In lieu of an abstract, here is a brief excerpt of the content:

OCKHAM AND THE CREATION OF THE BEGINNINGLESS WORLD I. Three cosmologies Ockham's stand on the question of the possibility of God's having created the world ab aeterno, beginninglessly, strikes me as having more than just the scholarly interest it would naturally be expected to have. The nature ofthat wider interest can be shown in an introductory sketch of the three most important explanations of the world's existence. According to a popular version of the currently standard scientific cosmology,"Ten or twenty billion years ago, something happened— the Big Bang, the event that began our universe. Why it happened is the greatest mystery we know. That it happened is reasonably clear. All the matter and energy now in the universe was concentrated at extremely high density. ... It was not that all the matter and energy were squeezed into a minor corner ofthe present universe; rather, the entire universe, matter and energy and the space they fill, occupied a very small volume [just before the Big Bang]. ... In that titanic cosmic explosion, the universe began an expansion which has never ceased."1 The second of these three explanations of the world's existence is the standard theological cosmology, which for present purposes I take to be expressed in the first verse of Genesis. There the world is pretty clearly presented as having begun to exist, and its existence is unmistakably presented as having been caused by God. It seems clear that the Big Bang cosmology and the Genesis cosCarl Sagan, Cosmos, (New York: Random House, 1980), p. 246. 2 NORMAN KRETZMANN mology are compatible with each other, particularly if we confine our attention to the account in Genesis 1:1, the only part of the creation story relevant to this discussion. There is no apparent reason why "In the beginning God created the heaven and the earth" could not be the story behind the Big Bang. But at least superficially both the Genesis and the Big Bang cosmologies appear to be incompatible with the last ofthese three, Aristotle 's view that the world could not ever have begun to exist, that it must have existed beginninglessly.2 Since the orthodox theological explanation and the current standard scientific explanation ofthe world's existence are alike in pointing to an event which took place a finite number ofyears ago and which counts as the beginning ofthe world's existence, they look as if neither one of them can tolerate the idea of an infinitely old, beginningless world. But, of course, the scientific explanation does not rule out the possibility of a beginningless world simply by inferring the occurrence of the Big Bang at some time in the distant past. The inferences that lead to that result are all founded on considerations ofprocesses characteristic of the world as we know it, and so they can provide a basis for inferring only the origin ofwhat might be merely the current, fifteenbillion -year-long phase ofthe world's actually beginningless existence. After all, any account that begins by referring to the Big Bang begins without any explanation ofthe existence ofthe stuffthat abruptly began expanding then. For just that reason Big-Bang cosmologists sometimes expressly leave open the possibility of a world older than the Big Bang or even infinitely old—speaking, for instance, of"the fifteenbillion -year lifetime ofthe universe (or at least its present incarnation since the Big Bang),"3 or of the possibility that we inhabit "an oscil2 I call the beginningless-world cosmology Aristotelian because it is Aristotle's presentation of it that matters in this discussion, but it was also the view of the overwhelming majority of ancient philosophers. "Did the universe have a beginning? With only a very few possible exceptions, such a view was denied by everybody in European antiquity outside the JudaeoChristian tradition" (Richard Sorabji, Time, Creation and the Continuum: Theories in Antiquity and me Middle Ages; London: Duckworth, 1983 [Ithaca NY: Cornell University Press, 1983], p. 193). 3 Carl Sagan, The Dragons of Eden (New York: Random House, 1977; reprinted, New York: Ballantine Books, 1978), p. 13. Ockham and the Creation of the Beginningless World3 lating universe," which "has no beginning and no end, and [that...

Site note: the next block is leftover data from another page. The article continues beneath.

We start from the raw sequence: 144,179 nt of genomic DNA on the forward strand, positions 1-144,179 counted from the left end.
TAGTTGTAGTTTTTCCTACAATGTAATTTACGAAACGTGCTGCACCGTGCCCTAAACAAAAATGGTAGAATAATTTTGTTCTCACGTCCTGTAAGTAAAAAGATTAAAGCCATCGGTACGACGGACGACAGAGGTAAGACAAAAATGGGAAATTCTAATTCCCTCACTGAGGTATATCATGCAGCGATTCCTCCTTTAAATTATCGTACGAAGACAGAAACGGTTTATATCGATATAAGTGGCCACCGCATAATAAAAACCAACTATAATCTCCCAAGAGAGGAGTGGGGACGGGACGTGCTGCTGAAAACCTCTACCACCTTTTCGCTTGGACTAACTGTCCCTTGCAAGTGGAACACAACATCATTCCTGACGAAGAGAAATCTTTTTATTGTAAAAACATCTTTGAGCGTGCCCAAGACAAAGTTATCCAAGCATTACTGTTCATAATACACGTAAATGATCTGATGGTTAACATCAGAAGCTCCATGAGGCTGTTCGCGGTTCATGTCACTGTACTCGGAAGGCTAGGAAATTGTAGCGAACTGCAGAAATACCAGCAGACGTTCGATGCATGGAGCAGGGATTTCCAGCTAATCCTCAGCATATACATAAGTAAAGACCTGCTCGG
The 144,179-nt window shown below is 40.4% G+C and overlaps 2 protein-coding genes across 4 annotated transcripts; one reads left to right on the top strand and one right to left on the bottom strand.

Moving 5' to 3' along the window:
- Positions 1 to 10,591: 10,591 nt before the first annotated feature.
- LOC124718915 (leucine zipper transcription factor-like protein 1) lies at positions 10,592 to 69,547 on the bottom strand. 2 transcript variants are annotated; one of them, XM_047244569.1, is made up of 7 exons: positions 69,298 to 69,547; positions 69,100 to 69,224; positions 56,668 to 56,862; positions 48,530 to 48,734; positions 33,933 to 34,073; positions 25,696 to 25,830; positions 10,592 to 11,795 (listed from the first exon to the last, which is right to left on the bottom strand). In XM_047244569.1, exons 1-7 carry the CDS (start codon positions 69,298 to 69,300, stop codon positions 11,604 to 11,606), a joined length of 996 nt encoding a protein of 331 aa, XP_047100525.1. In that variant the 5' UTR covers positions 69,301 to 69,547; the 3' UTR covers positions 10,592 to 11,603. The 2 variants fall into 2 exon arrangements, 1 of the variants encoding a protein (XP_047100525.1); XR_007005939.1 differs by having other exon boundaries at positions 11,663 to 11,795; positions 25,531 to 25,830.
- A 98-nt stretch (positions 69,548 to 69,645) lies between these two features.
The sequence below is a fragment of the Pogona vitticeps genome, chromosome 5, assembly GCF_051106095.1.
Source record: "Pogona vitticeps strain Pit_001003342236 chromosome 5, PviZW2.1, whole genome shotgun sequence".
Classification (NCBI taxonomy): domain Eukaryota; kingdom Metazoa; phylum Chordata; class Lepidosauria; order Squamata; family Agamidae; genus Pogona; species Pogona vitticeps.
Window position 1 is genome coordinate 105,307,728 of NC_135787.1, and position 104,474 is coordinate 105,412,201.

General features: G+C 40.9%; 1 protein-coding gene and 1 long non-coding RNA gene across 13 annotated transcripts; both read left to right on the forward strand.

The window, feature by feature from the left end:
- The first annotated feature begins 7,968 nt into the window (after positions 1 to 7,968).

Additional Information

Print ISSN
pp. 1-31
Launched on MUSE
Open Access
Back To Top

This website uses cookies to ensure you get the best experience on our website. Without cookies your experience may not be seamless.